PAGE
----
I think – and again, this is only my opinion – that given the protected and endangered species living in Village Green, something has to be done to protect this area. And its not just the wooded area in Village Green that gets damaged, it’s the pond and stream too. The simple fact is that dogs running around off the lead and wildlife do not go together. And don’t get me wrong, I don’t want dogs banned from the reserve, I have friends and family that walk their dogs in the reserve. The place should be enjoyed by both people with and without dogs. But we have to start putting an effort into protecting the wildlife and farmers livelihoods, and Village Green is the obvious place to start doing this.
      The reality is though that protecting Village Green will not be easy to achieve and will likely take a long time. Even if the area was fenced and gated, it would still be largely dependent on dog owners abiding by any rules or guidance that may be put in place.

  3. Thanks for posting this up. The main flock just won’t go down there now, too scared, but I have a second much smaller group down there grazing at the minute. Really low on grass levels elsewhere so this field and the grass I have there is very important. Thanks again W

    1. It’s a problem that we would like solved almost as much as you.
      It’s been too cold for the grass to grow for most of the winter and very little of anything grew during the summer so to have pasture that your sheep are too scared to use must be infuriating.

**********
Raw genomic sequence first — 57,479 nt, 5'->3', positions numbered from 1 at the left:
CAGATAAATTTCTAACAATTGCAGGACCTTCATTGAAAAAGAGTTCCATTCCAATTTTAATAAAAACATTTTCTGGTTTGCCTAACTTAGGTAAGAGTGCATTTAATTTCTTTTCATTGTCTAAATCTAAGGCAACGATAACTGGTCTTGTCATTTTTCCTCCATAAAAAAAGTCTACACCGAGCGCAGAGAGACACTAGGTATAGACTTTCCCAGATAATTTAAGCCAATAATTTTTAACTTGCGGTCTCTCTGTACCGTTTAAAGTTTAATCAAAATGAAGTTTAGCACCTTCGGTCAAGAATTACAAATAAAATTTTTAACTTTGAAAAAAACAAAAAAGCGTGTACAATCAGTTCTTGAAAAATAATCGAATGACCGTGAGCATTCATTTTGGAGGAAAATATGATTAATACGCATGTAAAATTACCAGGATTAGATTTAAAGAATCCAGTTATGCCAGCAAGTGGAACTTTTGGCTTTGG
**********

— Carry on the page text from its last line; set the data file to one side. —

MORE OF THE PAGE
1. Definitely 2022 brought its challenges!! Even if this is false spring at the moment, very glad of it. Will have to give you some photos of my sheep for next time. Thanks again,W

  4. I think village green is a good place to take the stance that this becomes an area where dogs should be put on a lead. Like Simon has said about the pond ,dogs running through the water etc. I think acceptable to stop for a drink but not charging through and throwing sticks. Also I just think of those beautiful orchids that pop up every year. Basically there is no excuse for sheep worrying asking people to leash their dogs in a small area of the park isn’t unreasonable. If it’s like this now whats it going to be like when the lambs are about. I recently walked up at Corsham Court and there are sheep in most fields. There are just signs that say all dogs must be on lead when the sheep are grazing. Perhaps some people don’t realise the fields next to the reserve contain livestock. Maybe some signs to remind people sheep grazing they must take responsibility to ensure their dog does not enter the land unless on lead and using public footpaths.